FOR IMMEDIATE RELEASE
June 30, 2021

Contact:
Tim Kauffman

202-639-6405/202-374-6491
[email protected]

Nearly 80% of Federal, D.C. Workers Say They Are More Productive Teleworking During Pandemic, Union Survey Shows

AFGE survey refutes some lawmakers’ claims that expanded telework has negatively affected job performance

WASHINGTON – Nearly 80% of federal and D.C. government employees say their productivity has increased a lot or a little while teleworking during the pandemic, according to a new survey from the American Federation of Government Employees.

AFGE, the largest federal employee union, representing 700,000 federal and D.C. government workers, surveyed its membership in May 2021 to gain information about their experience teleworking during the COVID-19 pandemic and determine to what extent members want to continue remote work or telework going forward.

“Our survey shows that the federal and D.C. government employees we represent were more productive during the pandemic, even though the majority were working from home for the first time,” AFGE National President Everett Kelley said.

While teleworking during the pandemic, 62% of respondents said their productivity increased by “a lot,” while 17% said their productivity increased by “a little.” Another 17% said their productivity did not change, and just 4% of respondents said their productivity declined.

“The firsthand experiences of the employees we represent directly contradict the assumptions being made by certain lawmakers that efficiency or productivity suffers when employees are permitted to telework,” Kelley said. “In fact, many federal worksites have reported increases in productivity during the pandemic even as most of their employees were working from home 100% of the time.”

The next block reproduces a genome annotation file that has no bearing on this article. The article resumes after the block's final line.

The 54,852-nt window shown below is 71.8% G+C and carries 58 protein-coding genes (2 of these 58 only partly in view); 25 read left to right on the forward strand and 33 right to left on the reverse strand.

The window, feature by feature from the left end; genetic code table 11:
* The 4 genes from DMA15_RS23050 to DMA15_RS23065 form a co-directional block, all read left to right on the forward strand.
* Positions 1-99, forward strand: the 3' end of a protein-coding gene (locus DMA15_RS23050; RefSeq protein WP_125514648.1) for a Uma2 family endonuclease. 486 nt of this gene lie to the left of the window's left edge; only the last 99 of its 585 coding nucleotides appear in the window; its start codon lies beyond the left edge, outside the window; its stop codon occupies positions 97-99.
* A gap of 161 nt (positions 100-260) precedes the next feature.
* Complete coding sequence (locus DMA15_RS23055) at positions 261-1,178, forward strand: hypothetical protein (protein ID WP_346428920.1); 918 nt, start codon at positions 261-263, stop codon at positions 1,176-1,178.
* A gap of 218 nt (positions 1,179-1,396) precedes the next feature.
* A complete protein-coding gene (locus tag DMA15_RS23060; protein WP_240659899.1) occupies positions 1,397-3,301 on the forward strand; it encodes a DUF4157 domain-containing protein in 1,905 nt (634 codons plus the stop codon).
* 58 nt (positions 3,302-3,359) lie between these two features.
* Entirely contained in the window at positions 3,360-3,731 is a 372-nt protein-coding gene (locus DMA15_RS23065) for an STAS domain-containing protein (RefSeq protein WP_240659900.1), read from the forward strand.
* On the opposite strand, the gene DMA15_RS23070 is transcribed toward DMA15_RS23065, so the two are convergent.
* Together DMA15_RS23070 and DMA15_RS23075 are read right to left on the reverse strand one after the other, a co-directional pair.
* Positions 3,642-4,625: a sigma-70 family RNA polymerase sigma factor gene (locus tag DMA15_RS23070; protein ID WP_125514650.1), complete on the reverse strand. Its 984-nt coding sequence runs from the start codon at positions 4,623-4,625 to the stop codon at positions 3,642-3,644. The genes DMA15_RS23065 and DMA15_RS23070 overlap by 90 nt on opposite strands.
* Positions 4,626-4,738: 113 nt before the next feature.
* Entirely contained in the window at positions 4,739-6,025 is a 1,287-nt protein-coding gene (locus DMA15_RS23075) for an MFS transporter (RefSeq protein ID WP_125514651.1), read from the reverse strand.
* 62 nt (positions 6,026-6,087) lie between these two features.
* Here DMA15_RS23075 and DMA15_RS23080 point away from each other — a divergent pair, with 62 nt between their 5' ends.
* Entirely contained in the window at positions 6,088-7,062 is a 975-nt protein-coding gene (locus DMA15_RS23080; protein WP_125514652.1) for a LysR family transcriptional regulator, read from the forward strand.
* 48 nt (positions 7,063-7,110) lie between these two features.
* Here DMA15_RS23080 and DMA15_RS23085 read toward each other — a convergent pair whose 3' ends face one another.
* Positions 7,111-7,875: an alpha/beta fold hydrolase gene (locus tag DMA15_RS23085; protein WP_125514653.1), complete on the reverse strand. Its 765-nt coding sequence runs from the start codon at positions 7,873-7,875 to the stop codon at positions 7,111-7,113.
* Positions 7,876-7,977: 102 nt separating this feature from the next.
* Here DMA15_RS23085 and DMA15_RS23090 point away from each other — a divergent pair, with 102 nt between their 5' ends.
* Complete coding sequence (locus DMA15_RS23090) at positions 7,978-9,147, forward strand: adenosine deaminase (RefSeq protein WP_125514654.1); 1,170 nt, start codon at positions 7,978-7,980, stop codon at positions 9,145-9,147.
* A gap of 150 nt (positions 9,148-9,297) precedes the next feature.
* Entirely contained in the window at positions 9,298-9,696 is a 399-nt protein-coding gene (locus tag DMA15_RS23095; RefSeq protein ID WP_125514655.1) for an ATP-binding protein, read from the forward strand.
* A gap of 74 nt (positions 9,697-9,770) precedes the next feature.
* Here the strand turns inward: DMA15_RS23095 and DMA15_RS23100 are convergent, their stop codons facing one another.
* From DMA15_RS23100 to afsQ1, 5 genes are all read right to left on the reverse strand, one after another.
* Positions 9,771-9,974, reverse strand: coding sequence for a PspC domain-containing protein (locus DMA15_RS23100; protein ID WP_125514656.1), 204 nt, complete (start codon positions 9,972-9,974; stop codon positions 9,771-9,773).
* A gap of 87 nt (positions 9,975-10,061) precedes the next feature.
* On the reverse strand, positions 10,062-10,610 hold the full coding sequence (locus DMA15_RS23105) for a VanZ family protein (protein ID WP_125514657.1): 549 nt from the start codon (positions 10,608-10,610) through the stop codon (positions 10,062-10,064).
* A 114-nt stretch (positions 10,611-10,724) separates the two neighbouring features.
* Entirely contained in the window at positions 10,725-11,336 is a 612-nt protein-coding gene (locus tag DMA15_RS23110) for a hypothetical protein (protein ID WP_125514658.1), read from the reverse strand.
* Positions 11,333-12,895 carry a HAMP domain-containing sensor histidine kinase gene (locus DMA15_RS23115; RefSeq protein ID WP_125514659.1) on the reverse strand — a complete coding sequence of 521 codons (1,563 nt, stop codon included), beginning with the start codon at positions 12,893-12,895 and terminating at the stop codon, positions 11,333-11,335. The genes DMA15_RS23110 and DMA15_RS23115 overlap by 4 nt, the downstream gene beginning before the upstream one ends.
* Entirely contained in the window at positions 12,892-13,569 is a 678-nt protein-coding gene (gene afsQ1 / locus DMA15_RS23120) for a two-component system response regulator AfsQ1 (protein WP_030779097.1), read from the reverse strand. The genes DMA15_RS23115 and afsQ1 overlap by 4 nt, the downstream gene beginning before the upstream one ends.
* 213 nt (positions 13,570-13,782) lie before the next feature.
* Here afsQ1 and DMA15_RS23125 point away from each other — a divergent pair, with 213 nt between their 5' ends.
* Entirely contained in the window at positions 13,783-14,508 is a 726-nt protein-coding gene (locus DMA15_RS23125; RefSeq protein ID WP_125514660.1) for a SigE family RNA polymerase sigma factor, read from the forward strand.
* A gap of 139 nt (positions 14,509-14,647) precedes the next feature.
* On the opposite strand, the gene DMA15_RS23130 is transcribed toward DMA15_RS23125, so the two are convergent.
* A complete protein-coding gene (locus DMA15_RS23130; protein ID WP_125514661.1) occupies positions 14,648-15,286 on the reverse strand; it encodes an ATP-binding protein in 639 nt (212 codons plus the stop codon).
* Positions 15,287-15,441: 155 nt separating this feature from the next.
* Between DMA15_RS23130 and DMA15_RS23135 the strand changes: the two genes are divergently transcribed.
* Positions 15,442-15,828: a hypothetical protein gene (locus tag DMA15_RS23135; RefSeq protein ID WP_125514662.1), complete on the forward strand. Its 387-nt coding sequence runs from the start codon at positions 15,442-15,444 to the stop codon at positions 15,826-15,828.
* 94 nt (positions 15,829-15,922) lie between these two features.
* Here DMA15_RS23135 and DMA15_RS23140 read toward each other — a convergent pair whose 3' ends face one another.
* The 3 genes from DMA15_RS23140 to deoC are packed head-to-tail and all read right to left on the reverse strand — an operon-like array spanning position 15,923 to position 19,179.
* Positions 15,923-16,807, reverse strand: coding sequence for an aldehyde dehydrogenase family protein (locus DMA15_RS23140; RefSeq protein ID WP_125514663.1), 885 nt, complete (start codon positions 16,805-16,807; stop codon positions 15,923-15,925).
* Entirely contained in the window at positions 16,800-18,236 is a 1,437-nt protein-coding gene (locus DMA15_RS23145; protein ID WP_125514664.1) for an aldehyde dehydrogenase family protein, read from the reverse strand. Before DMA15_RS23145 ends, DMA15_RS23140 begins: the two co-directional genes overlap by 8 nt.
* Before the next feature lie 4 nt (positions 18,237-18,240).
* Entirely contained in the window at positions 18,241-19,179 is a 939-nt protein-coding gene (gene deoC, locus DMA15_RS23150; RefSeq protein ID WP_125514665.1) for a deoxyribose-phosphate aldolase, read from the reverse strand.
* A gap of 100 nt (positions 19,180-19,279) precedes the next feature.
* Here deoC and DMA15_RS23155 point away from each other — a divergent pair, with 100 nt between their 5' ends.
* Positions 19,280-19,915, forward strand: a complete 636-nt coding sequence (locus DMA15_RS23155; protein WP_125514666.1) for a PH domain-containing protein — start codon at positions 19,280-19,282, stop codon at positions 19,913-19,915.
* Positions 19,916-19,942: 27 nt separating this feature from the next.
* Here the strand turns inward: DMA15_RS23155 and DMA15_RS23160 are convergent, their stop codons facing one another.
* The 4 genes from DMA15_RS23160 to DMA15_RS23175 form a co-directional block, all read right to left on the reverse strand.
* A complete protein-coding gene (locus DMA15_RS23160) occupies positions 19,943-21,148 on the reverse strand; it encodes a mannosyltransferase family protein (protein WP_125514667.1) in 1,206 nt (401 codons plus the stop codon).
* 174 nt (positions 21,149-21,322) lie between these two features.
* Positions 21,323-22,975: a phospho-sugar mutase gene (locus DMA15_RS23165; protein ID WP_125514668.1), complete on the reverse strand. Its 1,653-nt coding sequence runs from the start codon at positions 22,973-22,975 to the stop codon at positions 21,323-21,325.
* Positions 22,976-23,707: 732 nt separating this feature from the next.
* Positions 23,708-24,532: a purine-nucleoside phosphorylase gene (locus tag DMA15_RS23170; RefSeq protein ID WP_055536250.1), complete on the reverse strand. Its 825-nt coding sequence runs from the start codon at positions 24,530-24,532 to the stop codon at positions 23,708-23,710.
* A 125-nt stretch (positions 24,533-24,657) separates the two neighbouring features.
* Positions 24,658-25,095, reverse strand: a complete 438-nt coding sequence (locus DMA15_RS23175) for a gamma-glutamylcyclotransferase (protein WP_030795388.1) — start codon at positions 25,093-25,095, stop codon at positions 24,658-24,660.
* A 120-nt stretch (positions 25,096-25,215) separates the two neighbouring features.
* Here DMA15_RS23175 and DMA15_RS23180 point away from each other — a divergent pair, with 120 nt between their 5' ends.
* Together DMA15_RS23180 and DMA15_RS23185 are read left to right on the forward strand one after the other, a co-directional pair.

A survey by the Department of Defense inspector general released in March found that 88% of employees said their productivity level remained the same or increased during maximum telework. The Department of Transportation more than doubled the number of employees working from home during the height of the pandemic without any disruption to the agency’s operations and while increasing productivity in some cases.

Prior to the pandemic, 58% of employees responding to the AFGE survey did not telework at all, while 15% reported teleworking one day a week. During the height of the pandemic, 80% of respondents said they were teleworking every day, while 10% were not teleworking at all.

Seventy-seven percent of respondents said they would like to continue teleworking at their current level, and nearly 19% said they would like to increase the number of days they work from home. Of those wanting to increase their telework days, 40% said they would like to telework all of the time, while 30% said they would prefer to telework three days a week.

“Employees who are teleworking at least part of the workweek say they perform their jobs more effectively and have a better balance between work and home life, while also saving time and money by not commuting,” Kelley said. “The results of this survey will guide our conversations with agencies as they evaluate current and future telework arrangements for a post-pandemic environment.”

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